Our daily roundup of retirement news your clients may be thinking about.

Why investors still don't know their 401(k) costs
Since the Department of Labor's issuance of the fee disclosure regulations for retirement plans in 2012, many 401(k) participants still don't know how much they pay for the investments, writes Ted Jenkin, co-CEO and founder of oXYGen Financial. This is because the participants receive a lot of plan documents and they may overlook the fee disclosures and even if they find the disclosure pages, they may still find the fees confusing, Jenkin says. Despite the disclosure regulations, many 401(k) participants still don't know the plan's costs because "education isn't required."  --The Wall Street Journal

Why millennials are saving at a younger age than any other generation
Most millennials started investing in mutual funds at an average age of 23, younger than the age boomers and Gen X began including the funds in their portfolios, according to a study by the Investment Company Institute.  This conforms to an earlier research, which shows that millennials started building their nest eggs earlier than the other generations because of the recession.  --Time Money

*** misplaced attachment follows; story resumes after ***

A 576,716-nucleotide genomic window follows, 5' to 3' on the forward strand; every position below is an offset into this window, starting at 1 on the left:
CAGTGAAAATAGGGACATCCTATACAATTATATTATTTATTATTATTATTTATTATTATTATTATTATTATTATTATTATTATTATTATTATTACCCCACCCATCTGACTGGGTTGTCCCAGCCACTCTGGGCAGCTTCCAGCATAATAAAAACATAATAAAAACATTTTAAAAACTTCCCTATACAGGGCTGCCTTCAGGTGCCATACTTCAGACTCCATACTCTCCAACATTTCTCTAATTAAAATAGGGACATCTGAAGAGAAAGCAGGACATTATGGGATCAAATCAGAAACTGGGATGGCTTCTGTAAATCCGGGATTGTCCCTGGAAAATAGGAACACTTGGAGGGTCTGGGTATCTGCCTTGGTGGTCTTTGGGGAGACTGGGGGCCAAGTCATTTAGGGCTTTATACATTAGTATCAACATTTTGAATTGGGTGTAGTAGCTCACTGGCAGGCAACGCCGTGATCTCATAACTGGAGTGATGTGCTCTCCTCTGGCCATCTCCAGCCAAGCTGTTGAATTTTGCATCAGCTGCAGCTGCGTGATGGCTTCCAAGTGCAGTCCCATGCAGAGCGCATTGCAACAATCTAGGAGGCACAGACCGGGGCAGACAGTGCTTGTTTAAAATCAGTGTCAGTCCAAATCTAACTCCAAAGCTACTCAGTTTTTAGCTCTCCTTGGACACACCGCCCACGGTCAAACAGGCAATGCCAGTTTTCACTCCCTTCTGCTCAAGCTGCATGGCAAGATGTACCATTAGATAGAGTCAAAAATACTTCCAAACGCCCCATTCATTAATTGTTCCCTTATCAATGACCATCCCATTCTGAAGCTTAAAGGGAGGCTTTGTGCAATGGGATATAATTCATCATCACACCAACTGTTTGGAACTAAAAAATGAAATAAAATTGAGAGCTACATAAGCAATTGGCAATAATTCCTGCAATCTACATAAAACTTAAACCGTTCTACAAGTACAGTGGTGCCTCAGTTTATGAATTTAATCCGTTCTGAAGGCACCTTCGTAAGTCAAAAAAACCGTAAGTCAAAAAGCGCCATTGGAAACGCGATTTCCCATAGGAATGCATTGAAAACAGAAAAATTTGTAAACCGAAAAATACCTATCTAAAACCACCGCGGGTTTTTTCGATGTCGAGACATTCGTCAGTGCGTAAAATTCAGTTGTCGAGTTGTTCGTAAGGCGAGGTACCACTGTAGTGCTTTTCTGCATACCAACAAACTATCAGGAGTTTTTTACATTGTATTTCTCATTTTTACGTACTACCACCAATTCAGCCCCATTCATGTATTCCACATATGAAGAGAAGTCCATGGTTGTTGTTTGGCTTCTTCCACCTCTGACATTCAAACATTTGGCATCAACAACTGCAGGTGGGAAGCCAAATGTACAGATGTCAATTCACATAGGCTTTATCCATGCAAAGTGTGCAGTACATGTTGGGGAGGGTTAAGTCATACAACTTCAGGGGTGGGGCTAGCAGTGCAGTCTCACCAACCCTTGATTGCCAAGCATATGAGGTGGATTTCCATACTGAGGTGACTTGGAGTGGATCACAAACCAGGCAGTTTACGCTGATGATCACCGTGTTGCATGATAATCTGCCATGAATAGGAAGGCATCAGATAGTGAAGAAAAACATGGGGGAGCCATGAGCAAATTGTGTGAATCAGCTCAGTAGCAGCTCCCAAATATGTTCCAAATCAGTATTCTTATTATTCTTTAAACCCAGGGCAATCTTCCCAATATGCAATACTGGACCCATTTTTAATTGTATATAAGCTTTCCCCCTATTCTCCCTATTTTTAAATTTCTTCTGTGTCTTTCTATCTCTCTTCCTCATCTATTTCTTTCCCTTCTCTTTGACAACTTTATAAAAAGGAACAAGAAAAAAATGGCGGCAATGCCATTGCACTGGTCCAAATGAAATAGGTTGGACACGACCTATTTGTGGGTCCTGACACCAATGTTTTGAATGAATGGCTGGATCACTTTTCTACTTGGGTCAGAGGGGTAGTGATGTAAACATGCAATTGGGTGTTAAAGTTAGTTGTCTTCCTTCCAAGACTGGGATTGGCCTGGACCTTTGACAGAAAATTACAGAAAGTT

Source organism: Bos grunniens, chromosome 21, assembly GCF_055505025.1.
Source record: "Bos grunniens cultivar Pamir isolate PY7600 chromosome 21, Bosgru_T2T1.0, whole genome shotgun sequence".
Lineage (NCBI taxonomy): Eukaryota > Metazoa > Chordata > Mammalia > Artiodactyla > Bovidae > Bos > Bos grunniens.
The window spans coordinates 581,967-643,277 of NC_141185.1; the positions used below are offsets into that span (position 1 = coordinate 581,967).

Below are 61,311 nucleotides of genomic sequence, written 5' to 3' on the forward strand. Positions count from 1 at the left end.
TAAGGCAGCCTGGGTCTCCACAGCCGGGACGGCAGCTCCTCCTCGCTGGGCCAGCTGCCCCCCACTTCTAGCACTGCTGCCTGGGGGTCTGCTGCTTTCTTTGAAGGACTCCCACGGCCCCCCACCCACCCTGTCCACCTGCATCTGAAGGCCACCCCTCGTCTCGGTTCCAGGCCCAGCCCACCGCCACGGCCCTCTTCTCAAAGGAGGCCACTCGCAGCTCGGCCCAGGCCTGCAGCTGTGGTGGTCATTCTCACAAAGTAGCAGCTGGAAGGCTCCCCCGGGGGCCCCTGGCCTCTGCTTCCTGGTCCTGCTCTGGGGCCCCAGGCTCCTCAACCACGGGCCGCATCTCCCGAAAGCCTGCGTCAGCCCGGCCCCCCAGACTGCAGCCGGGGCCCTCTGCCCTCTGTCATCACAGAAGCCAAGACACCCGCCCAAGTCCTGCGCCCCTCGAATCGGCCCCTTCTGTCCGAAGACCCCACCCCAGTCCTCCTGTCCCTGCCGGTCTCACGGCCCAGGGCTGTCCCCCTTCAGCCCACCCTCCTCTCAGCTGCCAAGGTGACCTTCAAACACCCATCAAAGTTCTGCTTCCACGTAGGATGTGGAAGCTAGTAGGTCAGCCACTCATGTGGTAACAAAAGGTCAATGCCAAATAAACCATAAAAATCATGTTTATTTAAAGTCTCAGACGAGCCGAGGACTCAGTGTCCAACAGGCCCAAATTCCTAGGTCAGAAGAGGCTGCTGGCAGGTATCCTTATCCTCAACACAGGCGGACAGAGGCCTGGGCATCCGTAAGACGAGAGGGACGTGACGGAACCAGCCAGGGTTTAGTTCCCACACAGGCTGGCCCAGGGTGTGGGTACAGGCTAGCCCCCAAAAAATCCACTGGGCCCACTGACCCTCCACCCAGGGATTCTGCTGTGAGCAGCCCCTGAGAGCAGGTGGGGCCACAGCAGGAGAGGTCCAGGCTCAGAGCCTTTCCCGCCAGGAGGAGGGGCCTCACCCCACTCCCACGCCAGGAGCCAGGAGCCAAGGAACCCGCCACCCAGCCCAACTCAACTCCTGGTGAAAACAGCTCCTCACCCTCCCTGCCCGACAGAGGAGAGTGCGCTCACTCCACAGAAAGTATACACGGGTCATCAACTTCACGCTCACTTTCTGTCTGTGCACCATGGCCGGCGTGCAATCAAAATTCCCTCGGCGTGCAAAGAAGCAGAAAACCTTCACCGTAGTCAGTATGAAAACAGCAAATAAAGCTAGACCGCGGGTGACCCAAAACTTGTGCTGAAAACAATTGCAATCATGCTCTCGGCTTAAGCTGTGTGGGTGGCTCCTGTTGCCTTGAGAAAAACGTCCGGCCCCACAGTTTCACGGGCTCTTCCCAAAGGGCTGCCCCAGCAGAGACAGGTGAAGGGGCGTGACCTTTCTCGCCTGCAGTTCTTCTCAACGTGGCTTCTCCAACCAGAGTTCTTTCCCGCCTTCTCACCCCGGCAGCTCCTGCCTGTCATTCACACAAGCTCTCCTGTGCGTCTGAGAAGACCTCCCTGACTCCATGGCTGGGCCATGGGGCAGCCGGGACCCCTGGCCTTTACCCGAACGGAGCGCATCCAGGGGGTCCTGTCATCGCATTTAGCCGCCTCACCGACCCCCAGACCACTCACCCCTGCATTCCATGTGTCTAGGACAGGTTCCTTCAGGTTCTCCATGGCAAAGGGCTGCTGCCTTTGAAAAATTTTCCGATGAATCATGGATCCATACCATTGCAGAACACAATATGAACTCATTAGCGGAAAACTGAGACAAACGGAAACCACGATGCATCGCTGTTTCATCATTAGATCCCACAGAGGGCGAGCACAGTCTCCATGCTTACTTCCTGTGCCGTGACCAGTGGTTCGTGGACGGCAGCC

How to make a health savings account work for you
The open-enrollment season offers an opportunity for people with a high-deductible health plan to open a health savings account which they can use to minimize their tax burden and raise funds for their health care costs, according to this article on CNBC. People need to "take control of their accounts to get maximum benefits," says HealthEquity founder Dr. Stephen Neeleman. To maximize the benefits from HSAs, they are advised to determine the qualified expenses, study the withdrawal rules and max out contributions to the account.  --CNBC

Social Security as an investment
While delaying Social Security benefits should be viewed as insurance against longevity risk, such a strategy can also be taken as an "investment" proposition, writes Wade Pfau, professor at The American College and principal at McLean Asset Management. The additional retirement credits that retirees earn for deferring Social Security benefits are “actuarially fair, Pfau says. "For someone living to their life expectancy, it should not matter what age they claimed their benefits. The increase in benefits from delay should precisely offset the fewer number of years that benefits will subsequently be received."  --Forbes

Retirees get relief from Medicare sticker shock
The new budget act includes provisions that scrap certain Social Security claiming strategies, but also provides many Medicare beneficiaries a reprieve from a hefty increase in Part B premiums in 2016, according to this article on Fox Business. Under the 2016 budget deal, the increase in Part B premiums will be reduced to 16%, says Tricia Neuman of the Kaiser Family Foundation. Medicare will receive $7.4 billion from the U.S. Treasury to cover the program's shortfall and the funds will be paid by retirees through a month surcharge.  --Fox Business

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